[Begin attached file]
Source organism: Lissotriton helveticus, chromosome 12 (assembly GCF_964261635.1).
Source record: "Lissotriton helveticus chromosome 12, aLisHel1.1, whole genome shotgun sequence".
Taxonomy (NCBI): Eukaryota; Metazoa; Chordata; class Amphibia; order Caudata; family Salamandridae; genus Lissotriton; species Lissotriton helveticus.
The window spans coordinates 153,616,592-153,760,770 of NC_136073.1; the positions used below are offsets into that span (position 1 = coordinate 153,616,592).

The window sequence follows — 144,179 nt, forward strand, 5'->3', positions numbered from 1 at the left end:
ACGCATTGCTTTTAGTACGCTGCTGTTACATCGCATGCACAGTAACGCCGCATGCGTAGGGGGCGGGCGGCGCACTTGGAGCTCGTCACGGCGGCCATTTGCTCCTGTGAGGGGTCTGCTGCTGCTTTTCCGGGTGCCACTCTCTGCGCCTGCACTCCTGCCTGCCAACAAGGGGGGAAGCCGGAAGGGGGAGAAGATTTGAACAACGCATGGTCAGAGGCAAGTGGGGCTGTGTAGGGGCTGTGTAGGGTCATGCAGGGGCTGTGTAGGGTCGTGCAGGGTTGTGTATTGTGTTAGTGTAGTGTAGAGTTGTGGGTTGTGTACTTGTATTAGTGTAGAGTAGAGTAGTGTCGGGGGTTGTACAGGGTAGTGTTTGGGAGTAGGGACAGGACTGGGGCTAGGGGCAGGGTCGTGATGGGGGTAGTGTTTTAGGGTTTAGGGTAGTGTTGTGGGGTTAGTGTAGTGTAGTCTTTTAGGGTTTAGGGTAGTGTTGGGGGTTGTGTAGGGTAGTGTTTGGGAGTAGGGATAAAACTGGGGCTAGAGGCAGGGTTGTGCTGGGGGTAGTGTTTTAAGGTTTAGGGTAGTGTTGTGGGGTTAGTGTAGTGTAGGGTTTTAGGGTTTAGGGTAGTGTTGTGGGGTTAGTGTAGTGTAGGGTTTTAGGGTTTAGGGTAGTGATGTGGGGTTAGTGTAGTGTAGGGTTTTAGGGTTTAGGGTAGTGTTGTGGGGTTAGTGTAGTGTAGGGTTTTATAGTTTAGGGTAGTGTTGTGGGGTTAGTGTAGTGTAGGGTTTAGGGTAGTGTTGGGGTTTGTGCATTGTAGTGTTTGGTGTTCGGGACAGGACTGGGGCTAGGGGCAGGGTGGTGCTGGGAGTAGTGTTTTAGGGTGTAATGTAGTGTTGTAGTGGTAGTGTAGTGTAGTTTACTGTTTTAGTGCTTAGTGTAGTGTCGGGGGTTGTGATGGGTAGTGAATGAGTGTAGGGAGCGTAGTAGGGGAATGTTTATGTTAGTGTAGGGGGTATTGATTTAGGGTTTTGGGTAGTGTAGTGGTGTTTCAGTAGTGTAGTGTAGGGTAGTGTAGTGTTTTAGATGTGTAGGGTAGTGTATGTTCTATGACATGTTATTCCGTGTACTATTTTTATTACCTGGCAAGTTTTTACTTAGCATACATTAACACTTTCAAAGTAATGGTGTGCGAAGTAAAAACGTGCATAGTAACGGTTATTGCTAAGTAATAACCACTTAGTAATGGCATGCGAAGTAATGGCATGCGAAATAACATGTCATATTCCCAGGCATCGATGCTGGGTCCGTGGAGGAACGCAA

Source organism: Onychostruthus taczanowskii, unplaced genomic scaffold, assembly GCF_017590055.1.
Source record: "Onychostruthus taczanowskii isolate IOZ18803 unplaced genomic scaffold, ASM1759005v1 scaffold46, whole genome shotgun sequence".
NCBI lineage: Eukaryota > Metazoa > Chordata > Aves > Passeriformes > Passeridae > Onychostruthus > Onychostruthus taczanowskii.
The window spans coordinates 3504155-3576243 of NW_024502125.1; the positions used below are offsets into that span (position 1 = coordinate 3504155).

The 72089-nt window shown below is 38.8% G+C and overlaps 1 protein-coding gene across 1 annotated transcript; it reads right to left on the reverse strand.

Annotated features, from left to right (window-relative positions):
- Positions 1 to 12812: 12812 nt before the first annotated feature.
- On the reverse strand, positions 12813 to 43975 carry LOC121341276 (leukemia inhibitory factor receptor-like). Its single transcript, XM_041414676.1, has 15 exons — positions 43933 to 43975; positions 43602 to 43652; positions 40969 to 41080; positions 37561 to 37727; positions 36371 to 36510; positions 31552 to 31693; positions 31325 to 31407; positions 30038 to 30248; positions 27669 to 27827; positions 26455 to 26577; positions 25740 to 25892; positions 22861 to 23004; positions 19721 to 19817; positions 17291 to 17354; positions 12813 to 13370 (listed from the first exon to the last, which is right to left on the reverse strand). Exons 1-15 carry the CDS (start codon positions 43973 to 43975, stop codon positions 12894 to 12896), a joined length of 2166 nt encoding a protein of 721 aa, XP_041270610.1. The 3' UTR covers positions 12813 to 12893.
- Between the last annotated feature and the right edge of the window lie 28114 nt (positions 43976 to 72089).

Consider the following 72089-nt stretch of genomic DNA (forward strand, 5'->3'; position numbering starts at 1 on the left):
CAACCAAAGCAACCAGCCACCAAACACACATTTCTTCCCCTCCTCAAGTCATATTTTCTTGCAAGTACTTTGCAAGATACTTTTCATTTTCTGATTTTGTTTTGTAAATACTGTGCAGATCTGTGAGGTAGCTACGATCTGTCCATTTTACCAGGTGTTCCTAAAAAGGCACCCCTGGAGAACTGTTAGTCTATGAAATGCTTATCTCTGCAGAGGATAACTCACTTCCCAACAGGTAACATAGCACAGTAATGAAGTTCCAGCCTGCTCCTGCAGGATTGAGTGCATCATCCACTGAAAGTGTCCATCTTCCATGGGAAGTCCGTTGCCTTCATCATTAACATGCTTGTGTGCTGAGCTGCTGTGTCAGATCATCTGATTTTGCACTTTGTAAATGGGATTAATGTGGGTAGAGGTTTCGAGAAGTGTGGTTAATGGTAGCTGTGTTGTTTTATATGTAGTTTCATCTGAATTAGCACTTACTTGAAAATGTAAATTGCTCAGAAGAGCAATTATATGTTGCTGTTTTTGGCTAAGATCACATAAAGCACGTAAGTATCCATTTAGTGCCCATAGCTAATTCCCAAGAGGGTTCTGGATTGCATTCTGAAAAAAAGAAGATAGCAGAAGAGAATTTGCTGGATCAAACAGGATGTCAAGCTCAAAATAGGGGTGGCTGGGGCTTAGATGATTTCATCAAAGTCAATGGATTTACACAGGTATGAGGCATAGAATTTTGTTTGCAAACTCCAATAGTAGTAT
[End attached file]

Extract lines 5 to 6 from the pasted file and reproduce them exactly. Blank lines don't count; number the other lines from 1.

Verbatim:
The window sequence follows — 144,179 nt, forward strand, 5'->3', positions numbered from 1 at the left end:
ACGCATTGCTTTTAGTACGCTGCTGTTACATCGCATGCACAGTAACGCCGCATGCGTAGGGGGCGGGCGGCGCACTTGGAGCTCGTCACGGCGGCCATTTGCTCCTGTGAGGGGTCTGCTGCTGCTTTTCCGGGTGCCACTCTCTGCGCCTGCACTCCTGCCTGCCAACAAGGGGGGAAGCCGGAAGGGGGAGAAGATTTGAACAACGCATGGTCAGAGGCAAGTGGGGCTGTGTAGGGGCTGTGTAGGGTCATGCAGGGGCTGTGTAGGGTCGTGCAGGGTTGTGTATTGTGTTAGTGTAGTGTAGAGTTGTGGGTTGTGTACTTGTATTAGTGTAGAGTAGAGTAGTGTCGGGGGTTGTACAGGGTAGTGTTTGGGAGTAGGGACAGGACTGGGGCTAGGGGCAGGGTCGTGATGGGGGTAGTGTTTTAGGGTTTAGGGTAGTGTTGTGGGGTTAGTGTAGTGTAGTCTTTTAGGGTTTAGGGTAGTGTTGGGGGTTGTGTAGGGTAGTGTTTGGGAGTAGGGATAAAACTGGGGCTAGAGGCAGGGTTGTGCTGGGGGTAGTGTTTTAAGGTTTAGGGTAGTGTTGTGGGGTTAGTGTAGTGTAGGGTTTTAGGGTTTAGGGTAGTGTTGTGGGGTTAGTGTAGTGTAGGGTTTTAGGGTTTAGGGTAGTGATGTGGGGTTAGTGTAGTGTAGGGTTTTAGGGTTTAGGGTAGTGTTGTGGGGTTAGTGTAGTGTAGGGTTTTATAGTTTAGGGTAGTGTTGTGGGGTTAGTGTAGTGTAGGGTTTAGGGTAGTGTTGGGGTTTGTGCATTGTAGTGTTTGGTGTTCGGGACAGGACTGGGGCTAGGGGCAGGGTGGTGCTGGGAGTAGTGTTTTAGGGTGTAATGTAGTGTTGTAGTGGTAGTGTAGTGTAGTTTACTGTTTTAGTGCTTAGTGTAGTGTCGGGGGTTGTGATGGGTAGTGAATGAGTGTAGGGAGCGTAGTAGGGGAATGTTTATGTTAGTGTAGGGGGTATTGATTTAGGGTTTTGGGTAGTGTAGTGGTGTTTCAGTAGTGTAGTGTAGGGTAGTGTAGTGTTTTAGATGTGTAGGGTAGTGTATGTTCTATGACATGTTATTCCGTGTACTATTTTTATTACCTGGCAAGTTTTTACTTAGCATACATTAACACTTTCAAAGTAATGGTGTGCGAAGTAAAAACGTGCATAGTAACGGTTATTGCTAAGTAATAACCACTTAGTAATGGCATGCGAAGTAATGGCATGCGAAATAACATGTCATATTCCCAGGCATCGATGCTGGGTCCGTGGAGGAACGCAA